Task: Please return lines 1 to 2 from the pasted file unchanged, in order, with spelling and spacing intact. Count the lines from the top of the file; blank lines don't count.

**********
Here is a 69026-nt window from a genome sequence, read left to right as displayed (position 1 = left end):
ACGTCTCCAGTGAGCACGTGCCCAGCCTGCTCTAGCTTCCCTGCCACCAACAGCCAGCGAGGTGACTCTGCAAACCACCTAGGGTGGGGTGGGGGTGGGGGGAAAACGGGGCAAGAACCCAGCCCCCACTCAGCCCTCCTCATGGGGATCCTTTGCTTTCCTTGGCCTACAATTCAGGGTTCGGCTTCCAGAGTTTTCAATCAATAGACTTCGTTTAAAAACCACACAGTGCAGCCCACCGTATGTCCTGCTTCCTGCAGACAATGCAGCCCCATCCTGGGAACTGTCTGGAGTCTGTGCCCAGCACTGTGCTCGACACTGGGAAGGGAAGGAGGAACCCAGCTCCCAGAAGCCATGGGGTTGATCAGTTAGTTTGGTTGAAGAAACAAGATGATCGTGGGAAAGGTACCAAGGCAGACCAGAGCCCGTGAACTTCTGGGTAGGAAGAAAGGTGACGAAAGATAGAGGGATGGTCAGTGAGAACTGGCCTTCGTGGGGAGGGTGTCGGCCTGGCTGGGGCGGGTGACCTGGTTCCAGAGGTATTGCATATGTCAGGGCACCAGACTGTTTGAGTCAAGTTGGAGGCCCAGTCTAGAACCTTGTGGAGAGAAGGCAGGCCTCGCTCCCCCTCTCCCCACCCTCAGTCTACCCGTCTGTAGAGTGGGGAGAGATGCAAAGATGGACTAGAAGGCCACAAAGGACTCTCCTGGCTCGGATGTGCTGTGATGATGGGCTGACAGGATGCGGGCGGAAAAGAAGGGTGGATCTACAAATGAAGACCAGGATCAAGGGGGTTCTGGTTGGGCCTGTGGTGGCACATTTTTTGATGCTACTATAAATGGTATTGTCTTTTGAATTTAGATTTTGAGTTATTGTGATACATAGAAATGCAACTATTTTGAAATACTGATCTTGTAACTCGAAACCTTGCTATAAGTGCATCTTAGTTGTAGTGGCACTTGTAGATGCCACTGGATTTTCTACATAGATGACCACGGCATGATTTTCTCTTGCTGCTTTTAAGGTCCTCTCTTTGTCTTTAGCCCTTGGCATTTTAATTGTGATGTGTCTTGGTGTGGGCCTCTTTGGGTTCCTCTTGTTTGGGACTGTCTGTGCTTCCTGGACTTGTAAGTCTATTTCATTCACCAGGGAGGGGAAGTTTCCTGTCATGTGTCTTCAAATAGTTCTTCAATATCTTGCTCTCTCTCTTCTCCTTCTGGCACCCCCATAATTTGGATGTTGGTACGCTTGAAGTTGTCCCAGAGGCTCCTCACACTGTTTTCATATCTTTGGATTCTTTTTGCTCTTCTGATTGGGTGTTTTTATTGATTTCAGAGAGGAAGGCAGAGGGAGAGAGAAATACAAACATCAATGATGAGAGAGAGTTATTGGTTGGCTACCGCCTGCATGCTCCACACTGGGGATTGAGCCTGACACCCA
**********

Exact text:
Here is a 69026-nt window from a genome sequence, read left to right as displayed (position 1 = left end):
ACGTCTCCAGTGAGCACGTGCCCAGCCTGCTCTAGCTTCCCTGCCACCAACAGCCAGCGAGGTGACTCTGCAAACCACCTAGGGTGGGGTGGGGGTGGGGGGAAAACGGGGCAAGAACCCAGCCCCCACTCAGCCCTCCTCATGGGGATCCTTTGCTTTCCTTGGCCTACAATTCAGGGTTCGGCTTCCAGAGTTTTCAATCAATAGACTTCGTTTAAAAACCACACAGTGCAGCCCACCGTATGTCCTGCTTCCTGCAGACAATGCAGCCCCATCCTGGGAACTGTCTGGAGTCTGTGCCCAGCACTGTGCTCGACACTGGGAAGGGAAGGAGGAACCCAGCTCCCAGAAGCCATGGGGTTGATCAGTTAGTTTGGTTGAAGAAACAAGATGATCGTGGGAAAGGTACCAAGGCAGACCAGAGCCCGTGAACTTCTGGGTAGGAAGAAAGGTGACGAAAGATAGAGGGATGGTCAGTGAGAACTGGCCTTCGTGGGGAGGGTGTCGGCCTGGCTGGGGCGGGTGACCTGGTTCCAGAGGTATTGCATATGTCAGGGCACCAGACTGTTTGAGTCAAGTTGGAGGCCCAGTCTAGAACCTTGTGGAGAGAAGGCAGGCCTCGCTCCCCCTCTCCCCACCCTCAGTCTACCCGTCTGTAGAGTGGGGAGAGATGCAAAGATGGACTAGAAGGCCACAAAGGACTCTCCTGGCTCGGATGTGCTGTGATGATGGGCTGACAGGATGCGGGCGGAAAAGAAGGGTGGATCTACAAATGAAGACCAGGATCAAGGGGGTTCTGGTTGGGCCTGTGGTGGCACATTTTTTGATGCTACTATAAATGGTATTGTCTTTTGAATTTAGATTTTGAGTTATTGTGATACATAGAAATGCAACTATTTTGAAATACTGATCTTGTAACTCGAAACCTTGCTATAAGTGCATCTTAGTTGTAGTGGCACTTGTAGATGCCACTGGATTTTCTACATAGATGACCACGGCATGATTTTCTCTTGCTGCTTTTAAGGTCCTCTCTTTGTCTTTAGCCCTTGGCATTTTAATTGTGATGTGTCTTGGTGTGGGCCTCTTTGGGTTCCTCTTGTTTGGGACTGTCTGTGCTTCCTGGACTTGTAAGTCTATTTCATTCACCAGGGAGGGGAAGTTTCCTGTCATGTGTCTTCAAATAGTTCTTCAATATCTTGCTCTCTCTCTTCTCCTTCTGGCACCCCCATAATTTGGATGTTGGTACGCTTGAAGTTGTCCCAGAGGCTCCTCACACTGTTTTCATATCTTTGGATTCTTTTTGCTCTTCTGATTGGGTGTTTTTATTGATTTCAGAGAGGAAGGCAGAGGGAGAGAGAAATACAAACATCAATGATGAGAGAGAGTTATTGGTTGGCTACCGCCTGCATGCTCCACACTGGGGATTGAGCCTGACACCCA